top of page


Challenging yourself to learn a new subject, develop your skills or explore a topic that interests you, can have many positive effects in your personal, work and social life.  Finding the time and motivation to study whilst managing carer responsibilities can be a challenge, but with some planning and a supportive learning environment you can work towards achieving your study goals.

Similar to caring in some aspects, study is how we come to better understand the world around us, ask questions and ultimately share our knowledge with others.  Study can be a distraction from the routine of everyday life, it can connect us with others who are interested in similar topics and helps provide a purpose and structure that as carers we sometimes miss out on.

Study can take place inside a classroom at School, TAFE and University or on the job training in the workplace.  Available technology means that if students choose to, they can learn on demand at a time and place to suit their lifestyle, something that many carers would find convenient.


The cost associated with study can sometimes be a deterrent, particularly when finances for carers are known to be tight however there are usually payment plan options and even discounted fees or supplements available for students who are receiving income support payments.  Many learning institutions and local libraries have computers with internet access, quiet study areas and staff who can help assist in finding the information you need.

Discussion or study groups with students in your course, either face to face or online, can be a great way of staying motivated whilst learning.  Caring responsibilities might mean you aren’t always able to participate but get involved when you can, the experience and perspective of a carer is unique and can usually add value to any discussion.

If you are interested in studying at any level or have already started, the most important thing to do is speak with your teacher or course co-ordinator and let them know you have caring responsibilities.  It is up to you how much you share with them about your caring role, as long as they are aware and understand that sometimes your study may be impacted or interrupted.  Teaching staff have a responsibility to respect student’s circumstances and work with them towards the goal of completing the course.  Be as open and honest as you can with them and you will likely find the support you need.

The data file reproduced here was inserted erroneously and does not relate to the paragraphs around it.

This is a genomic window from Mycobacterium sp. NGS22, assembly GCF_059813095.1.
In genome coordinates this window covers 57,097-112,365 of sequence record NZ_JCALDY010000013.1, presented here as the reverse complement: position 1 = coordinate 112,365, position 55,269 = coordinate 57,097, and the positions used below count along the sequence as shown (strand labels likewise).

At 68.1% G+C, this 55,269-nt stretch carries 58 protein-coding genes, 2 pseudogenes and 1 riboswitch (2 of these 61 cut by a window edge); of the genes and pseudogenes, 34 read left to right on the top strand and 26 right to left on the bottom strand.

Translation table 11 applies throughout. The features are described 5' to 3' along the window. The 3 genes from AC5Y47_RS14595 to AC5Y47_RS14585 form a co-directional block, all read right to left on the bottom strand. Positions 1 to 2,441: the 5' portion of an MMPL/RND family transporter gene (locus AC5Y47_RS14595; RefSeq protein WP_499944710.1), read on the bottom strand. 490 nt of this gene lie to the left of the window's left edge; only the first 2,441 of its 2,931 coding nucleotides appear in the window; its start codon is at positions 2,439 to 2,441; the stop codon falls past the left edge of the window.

The next best thing to do is make a plan, make it flexible and be prepared to change it completely.  You may attend face to face classes where times are set but outside of this planning study times is mostly up to you.  Find a time that works around your caring responsibilities and make it work.  It will probably be difficult, caring can be stressful and make it hard to focus, but putting a plan in place gives you a starting point.  


Whilst the stress and practical demands of caring can make studying hard, the sense of achievement that comes from completing any type of study is a rewarding experience for you.  If circumstances change and you are unable to complete your studies as expected, don’t be discouraged, be proud of what you achieved and work on a plan to progress further when the next study opportunity comes up. 

Read a report on Access and Inclusion for Carers in Higher Education.

bottom of page